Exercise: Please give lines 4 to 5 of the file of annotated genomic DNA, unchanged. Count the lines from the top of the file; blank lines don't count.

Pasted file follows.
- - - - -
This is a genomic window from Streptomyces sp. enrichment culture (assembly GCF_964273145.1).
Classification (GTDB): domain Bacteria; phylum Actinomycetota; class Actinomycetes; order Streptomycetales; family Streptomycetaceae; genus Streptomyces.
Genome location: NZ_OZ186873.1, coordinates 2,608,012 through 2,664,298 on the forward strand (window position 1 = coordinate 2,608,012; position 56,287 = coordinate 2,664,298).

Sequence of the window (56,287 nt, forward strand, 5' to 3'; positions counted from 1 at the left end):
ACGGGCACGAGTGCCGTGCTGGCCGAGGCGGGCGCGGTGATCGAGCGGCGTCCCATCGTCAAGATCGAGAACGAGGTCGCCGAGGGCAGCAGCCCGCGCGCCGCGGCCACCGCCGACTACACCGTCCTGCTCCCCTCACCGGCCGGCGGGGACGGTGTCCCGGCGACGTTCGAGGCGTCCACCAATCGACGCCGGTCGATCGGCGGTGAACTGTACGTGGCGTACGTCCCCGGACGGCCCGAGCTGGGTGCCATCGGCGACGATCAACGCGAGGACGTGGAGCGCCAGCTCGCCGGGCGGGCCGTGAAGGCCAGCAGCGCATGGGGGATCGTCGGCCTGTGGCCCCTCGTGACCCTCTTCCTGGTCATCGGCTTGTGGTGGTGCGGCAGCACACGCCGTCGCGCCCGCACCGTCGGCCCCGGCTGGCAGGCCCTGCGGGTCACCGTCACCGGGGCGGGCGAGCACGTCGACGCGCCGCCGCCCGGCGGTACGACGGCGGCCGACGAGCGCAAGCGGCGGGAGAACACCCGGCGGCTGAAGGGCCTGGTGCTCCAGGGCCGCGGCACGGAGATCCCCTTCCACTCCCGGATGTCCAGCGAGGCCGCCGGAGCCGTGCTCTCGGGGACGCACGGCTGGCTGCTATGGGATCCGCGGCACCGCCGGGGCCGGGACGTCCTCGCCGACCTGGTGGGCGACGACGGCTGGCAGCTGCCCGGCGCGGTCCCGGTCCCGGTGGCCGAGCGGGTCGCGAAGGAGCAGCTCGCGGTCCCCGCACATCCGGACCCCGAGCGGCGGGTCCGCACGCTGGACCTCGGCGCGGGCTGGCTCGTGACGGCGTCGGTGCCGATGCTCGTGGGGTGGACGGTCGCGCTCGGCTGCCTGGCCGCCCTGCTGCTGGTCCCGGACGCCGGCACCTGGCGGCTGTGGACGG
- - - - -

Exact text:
Sequence of the window (56,287 nt, forward strand, 5' to 3'; positions counted from 1 at the left end):
ACGGGCACGAGTGCCGTGCTGGCCGAGGCGGGCGCGGTGATCGAGCGGCGTCCCATCGTCAAGATCGAGAACGAGGTCGCCGAGGGCAGCAGCCCGCGCGCCGCGGCCACCGCCGACTACACCGTCCTGCTCCCCTCACCGGCCGGCGGGGACGGTGTCCCGGCGACGTTCGAGGCGTCCACCAATCGACGCCGGTCGATCGGCGGTGAACTGTACGTGGCGTACGTCCCCGGACGGCCCGAGCTGGGTGCCATCGGCGACGATCAACGCGAGGACGTGGAGCGCCAGCTCGCCGGGCGGGCCGTGAAGGCCAGCAGCGCATGGGGGATCGTCGGCCTGTGGCCCCTCGTGACCCTCTTCCTGGTCATCGGCTTGTGGTGGTGCGGCAGCACACGCCGTCGCGCCCGCACCGTCGGCCCCGGCTGGCAGGCCCTGCGGGTCACCGTCACCGGGGCGGGCGAGCACGTCGACGCGCCGCCGCCCGGCGGTACGACGGCGGCCGACGAGCGCAAGCGGCGGGAGAACACCCGGCGGCTGAAGGGCCTGGTGCTCCAGGGCCGCGGCACGGAGATCCCCTTCCACTCCCGGATGTCCAGCGAGGCCGCCGGAGCCGTGCTCTCGGGGACGCACGGCTGGCTGCTATGGGATCCGCGGCACCGCCGGGGCCGGGACGTCCTCGCCGACCTGGTGGGCGACGACGGCTGGCAGCTGCCCGGCGCGGTCCCGGTCCCGGTGGCCGAGCGGGTCGCGAAGGAGCAGCTCGCGGTCCCCGCACATCCGGACCCCGAGCGGCGGGTCCGCACGCTGGACCTCGGCGCGGGCTGGCTCGTGACGGCGTCGGTGCCGATGCTCGTGGGGTGGACGGTCGCGCTCGGCTGCCTGGCCGCCCTGCTGCTGGTCCCGGACGCCGGCACCTGGCGGCTGTGGACGG